Barry White of the Scottish Futures Trust replied to my recent letter to the Herald on the subject of fiscal autonomy for Scotland, and my response is published today:
I thank Barry White of the Scottish Futures Trust for his informative reply to my letter about fiscal autonomy for Scotland.
If, as he alludes, his organisation is responsible for raising significant finance for capital investment in public infrastructure using non-traditional financing methods, then that certainly undermines the rationale for fiscal autonomy.
However, if the extent of public borrowing in the UK and other mature democracies detracts from the theoretical argument that making politicians more directly responsible for taxation and public spending leads to greater transparency and accountability, then surely handing a degree of de facto Scottish fiscal autonomy to a quango such as the Scottish Futures Trust must raise concerns, despite the fact that the organisation’s initial remit was to rectify various such shortcomings in relation to the PFI/PPP disasters.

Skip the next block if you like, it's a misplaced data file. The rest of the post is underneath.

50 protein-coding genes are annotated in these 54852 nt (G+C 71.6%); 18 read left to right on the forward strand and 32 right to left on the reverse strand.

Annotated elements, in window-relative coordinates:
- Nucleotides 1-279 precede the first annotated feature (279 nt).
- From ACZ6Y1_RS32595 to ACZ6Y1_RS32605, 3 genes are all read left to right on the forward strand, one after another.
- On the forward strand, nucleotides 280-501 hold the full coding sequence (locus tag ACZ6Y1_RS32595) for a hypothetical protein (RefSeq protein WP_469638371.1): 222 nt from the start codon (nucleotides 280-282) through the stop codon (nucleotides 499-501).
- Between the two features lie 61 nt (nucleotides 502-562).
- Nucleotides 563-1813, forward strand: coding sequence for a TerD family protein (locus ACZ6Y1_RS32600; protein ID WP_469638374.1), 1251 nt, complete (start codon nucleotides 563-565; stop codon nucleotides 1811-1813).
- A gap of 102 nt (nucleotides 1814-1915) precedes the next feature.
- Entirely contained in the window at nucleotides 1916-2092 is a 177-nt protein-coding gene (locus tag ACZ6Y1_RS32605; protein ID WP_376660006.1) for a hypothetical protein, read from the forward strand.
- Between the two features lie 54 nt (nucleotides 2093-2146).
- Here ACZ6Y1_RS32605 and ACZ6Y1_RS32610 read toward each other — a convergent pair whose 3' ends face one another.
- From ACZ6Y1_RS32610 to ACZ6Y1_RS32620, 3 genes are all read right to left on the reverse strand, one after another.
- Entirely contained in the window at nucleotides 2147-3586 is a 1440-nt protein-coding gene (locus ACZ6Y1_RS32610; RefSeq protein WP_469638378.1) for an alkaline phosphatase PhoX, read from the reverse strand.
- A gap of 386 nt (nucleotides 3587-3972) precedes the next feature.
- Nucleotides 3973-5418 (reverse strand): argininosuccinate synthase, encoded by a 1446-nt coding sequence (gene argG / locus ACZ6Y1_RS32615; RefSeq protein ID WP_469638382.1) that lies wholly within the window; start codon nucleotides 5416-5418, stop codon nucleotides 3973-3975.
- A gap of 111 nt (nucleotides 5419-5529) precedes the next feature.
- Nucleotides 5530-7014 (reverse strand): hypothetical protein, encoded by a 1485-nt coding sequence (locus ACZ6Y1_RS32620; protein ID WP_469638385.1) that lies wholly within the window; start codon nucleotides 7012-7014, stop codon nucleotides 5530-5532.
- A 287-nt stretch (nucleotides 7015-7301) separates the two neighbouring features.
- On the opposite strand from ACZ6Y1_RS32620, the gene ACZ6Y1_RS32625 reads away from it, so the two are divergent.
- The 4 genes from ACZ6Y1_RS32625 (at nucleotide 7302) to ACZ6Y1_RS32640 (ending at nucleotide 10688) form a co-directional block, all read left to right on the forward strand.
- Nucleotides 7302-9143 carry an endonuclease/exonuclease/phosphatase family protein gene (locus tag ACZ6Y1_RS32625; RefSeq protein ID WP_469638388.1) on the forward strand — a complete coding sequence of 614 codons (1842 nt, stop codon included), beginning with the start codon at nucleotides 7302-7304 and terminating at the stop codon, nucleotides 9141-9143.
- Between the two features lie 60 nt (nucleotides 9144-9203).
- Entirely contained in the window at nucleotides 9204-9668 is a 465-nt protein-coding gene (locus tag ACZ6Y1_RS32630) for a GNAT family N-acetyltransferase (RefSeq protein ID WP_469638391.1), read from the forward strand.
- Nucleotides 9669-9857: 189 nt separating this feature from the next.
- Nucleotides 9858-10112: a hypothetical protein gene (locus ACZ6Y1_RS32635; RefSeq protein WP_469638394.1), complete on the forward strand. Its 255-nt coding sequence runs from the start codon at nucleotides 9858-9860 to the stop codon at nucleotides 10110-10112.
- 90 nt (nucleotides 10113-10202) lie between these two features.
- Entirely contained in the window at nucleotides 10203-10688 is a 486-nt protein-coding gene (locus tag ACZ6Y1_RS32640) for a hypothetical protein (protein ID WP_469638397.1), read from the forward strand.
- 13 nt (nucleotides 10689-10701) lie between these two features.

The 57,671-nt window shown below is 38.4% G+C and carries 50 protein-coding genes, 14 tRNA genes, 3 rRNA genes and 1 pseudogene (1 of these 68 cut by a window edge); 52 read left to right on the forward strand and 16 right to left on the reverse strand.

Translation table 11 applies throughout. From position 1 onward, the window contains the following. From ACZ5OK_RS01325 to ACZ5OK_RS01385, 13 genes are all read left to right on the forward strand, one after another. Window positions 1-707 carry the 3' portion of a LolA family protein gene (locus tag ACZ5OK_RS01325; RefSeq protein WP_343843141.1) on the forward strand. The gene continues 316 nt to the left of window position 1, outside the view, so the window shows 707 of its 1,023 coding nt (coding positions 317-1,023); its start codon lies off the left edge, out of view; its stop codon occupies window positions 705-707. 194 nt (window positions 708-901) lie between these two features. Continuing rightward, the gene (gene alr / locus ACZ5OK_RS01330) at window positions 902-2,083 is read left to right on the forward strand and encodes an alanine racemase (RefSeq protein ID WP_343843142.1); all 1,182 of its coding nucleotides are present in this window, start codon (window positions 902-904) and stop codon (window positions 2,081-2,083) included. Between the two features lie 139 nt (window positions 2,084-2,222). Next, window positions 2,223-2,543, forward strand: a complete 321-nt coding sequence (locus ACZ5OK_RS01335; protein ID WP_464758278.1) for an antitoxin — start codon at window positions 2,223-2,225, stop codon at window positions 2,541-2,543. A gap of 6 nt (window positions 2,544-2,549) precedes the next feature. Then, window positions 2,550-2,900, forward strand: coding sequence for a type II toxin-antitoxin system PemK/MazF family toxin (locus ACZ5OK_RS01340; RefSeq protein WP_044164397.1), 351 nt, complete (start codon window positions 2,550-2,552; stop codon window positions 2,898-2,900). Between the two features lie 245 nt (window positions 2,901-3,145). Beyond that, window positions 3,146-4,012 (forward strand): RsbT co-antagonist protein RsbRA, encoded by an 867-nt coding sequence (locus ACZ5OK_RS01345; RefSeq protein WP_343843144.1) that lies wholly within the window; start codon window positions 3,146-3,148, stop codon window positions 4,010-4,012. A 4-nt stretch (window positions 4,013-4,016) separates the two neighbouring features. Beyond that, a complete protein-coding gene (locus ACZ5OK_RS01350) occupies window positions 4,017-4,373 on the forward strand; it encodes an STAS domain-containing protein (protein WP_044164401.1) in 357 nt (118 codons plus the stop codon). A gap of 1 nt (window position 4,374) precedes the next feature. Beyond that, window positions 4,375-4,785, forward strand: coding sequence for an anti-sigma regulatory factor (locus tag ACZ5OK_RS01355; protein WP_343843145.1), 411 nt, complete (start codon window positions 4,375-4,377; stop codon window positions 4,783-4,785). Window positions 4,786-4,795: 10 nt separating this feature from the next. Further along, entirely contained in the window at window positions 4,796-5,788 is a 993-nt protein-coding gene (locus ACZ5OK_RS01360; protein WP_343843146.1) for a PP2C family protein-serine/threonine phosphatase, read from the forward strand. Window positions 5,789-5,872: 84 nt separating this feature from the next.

Scotland’s economy already benefits from the fiscal stimulus provided by UK-wide measures such as last year’s VAT cut, and any divergence from the wider UK economy is, to an extent, addressed by the “automatic stabilisers” of a reduced taxation burden and increased benefit payments during an economic slowdown, which self-evidently confer most benefit on the worst suffering regions.
This, together with the SFT’s claimed ability to finance infrastructure investment, must mean that the justification for fiscal autonomy to address any divergence of the Scottish economy from the UK as a whole must be thin indeed.